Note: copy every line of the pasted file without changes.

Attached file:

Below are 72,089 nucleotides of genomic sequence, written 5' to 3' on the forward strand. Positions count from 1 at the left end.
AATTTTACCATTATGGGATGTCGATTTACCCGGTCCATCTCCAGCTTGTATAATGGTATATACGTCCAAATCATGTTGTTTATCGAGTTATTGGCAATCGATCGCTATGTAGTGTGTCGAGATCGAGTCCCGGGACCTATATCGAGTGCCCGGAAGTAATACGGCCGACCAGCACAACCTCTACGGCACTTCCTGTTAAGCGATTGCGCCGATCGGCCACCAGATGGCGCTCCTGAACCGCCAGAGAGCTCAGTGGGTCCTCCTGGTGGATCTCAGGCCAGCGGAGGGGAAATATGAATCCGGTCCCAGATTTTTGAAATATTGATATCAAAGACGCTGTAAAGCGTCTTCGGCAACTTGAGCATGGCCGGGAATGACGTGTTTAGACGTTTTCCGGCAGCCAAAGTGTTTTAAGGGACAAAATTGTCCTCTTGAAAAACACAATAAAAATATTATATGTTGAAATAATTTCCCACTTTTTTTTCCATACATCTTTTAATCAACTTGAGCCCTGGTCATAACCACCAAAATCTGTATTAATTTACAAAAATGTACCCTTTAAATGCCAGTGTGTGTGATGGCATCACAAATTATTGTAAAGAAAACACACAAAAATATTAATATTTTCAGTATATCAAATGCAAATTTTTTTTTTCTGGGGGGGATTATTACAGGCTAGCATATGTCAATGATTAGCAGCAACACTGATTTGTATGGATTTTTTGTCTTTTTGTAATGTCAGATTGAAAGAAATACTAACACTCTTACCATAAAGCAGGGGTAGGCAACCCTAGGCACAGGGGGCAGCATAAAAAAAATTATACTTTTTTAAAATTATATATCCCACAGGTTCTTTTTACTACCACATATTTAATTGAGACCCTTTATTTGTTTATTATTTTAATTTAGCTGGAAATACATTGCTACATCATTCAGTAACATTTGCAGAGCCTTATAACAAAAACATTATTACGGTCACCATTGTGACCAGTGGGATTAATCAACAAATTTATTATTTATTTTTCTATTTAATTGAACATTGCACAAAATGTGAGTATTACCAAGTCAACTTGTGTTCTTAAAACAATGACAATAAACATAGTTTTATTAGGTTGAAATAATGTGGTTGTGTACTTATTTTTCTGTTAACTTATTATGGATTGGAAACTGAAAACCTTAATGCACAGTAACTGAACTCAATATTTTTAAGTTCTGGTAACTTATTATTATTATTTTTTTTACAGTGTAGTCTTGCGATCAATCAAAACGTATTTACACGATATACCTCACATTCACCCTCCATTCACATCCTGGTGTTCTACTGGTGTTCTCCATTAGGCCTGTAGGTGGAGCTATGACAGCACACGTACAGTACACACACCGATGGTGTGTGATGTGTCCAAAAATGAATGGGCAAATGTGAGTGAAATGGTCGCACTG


Below are 72,089 nucleotides of genomic sequence, written 5' to 3' on the forward strand. Positions count from 1 at the left end.
AATTTTACCATTATGGGATGTCGATTTACCCGGTCCATCTCCAGCTTGTATAATGGTATATACGTCCAAATCATGTTGTTTATCGAGTTATTGGCAATCGATCGCTATGTAGTGTGTCGAGATCGAGTCCCGGGACCTATATCGAGTGCCCGGAAGTAATACGGCCGACCAGCACAACCTCTACGGCACTTCCTGTTAAGCGATTGCGCCGATCGGCCACCAGATGGCGCTCCTGAACCGCCAGAGAGCTCAGTGGGTCCTCCTGGTGGATCTCAGGCCAGCGGAGGGGAAATATGAATCCGGTCCCAGATTTTTGAAATATTGATATCAAAGACGCTGTAAAGCGTCTTCGGCAACTTGAGCATGGCCGGGAATGACGTGTTTAGACGTTTTCCGGCAGCCAAAGTGTTTTAAGGGACAAAATTGTCCTCTTGAAAAACACAATAAAAATATTATATGTTGAAATAATTTCCCACTTTTTTTTCCATACATCTTTTAATCAACTTGAGCCCTGGTCATAACCACCAAAATCTGTATTAATTTACAAAAATGTACCCTTTAAATGCCAGTGTGTGTGATGGCATCACAAATTATTGTAAAGAAAACACACAAAAATATTAATATTTTCAGTATATCAAATGCAAATTTTTTTTTTCTGGGGGGGATTATTACAGGCTAGCATATGTCAATGATTAGCAGCAACACTGATTTGTATGGATTTTTTGTCTTTTTGTAATGTCAGATTGAAAGAAATACTAACACTCTTACCATAAAGCAGGGGTAGGCAACCCTAGGCACAGGGGGCAGCATAAAAAAAATTATACTTTTTTAAAATTATATATCCCACAGGTTCTTTTTACTACCACATATTTAATTGAGACCCTTTATTTGTTTATTATTTTAATTTAGCTGGAAATACATTGCTACATCATTCAGTAACATTTGCAGAGCCTTATAACAAAAACATTATTACGGTCACCATTGTGACCAGTGGGATTAATCAACAAATTTATTATTTATTTTTCTATTTAATTGAACATTGCACAAAATGTGAGTATTACCAAGTCAACTTGTGTTCTTAAAACAATGACAATAAACATAGTTTTATTAGGTTGAAATAATGTGGTTGTGTACTTATTTTTCTGTTAACTTATTATGGATTGGAAACTGAAAACCTTAATGCACAGTAACTGAACTCAATATTTTTAAGTTCTGGTAACTTATTATTATTATTTTTTTTACAGTGTAGTCTTGCGATCAATCAAAACGTATTTACACGATATACCTCACATTCACCCTCCATTCACATCCTGGTGTTCTACTGGTGTTCTCCATTAGGCCTGTAGGTGGAGCTATGACAGCACACGTACAGTACACACACCGATGGTGTGTGATGTGTCCAAAAATGAATGGGCAAATGTGAGTGAAATGGTCGCACTG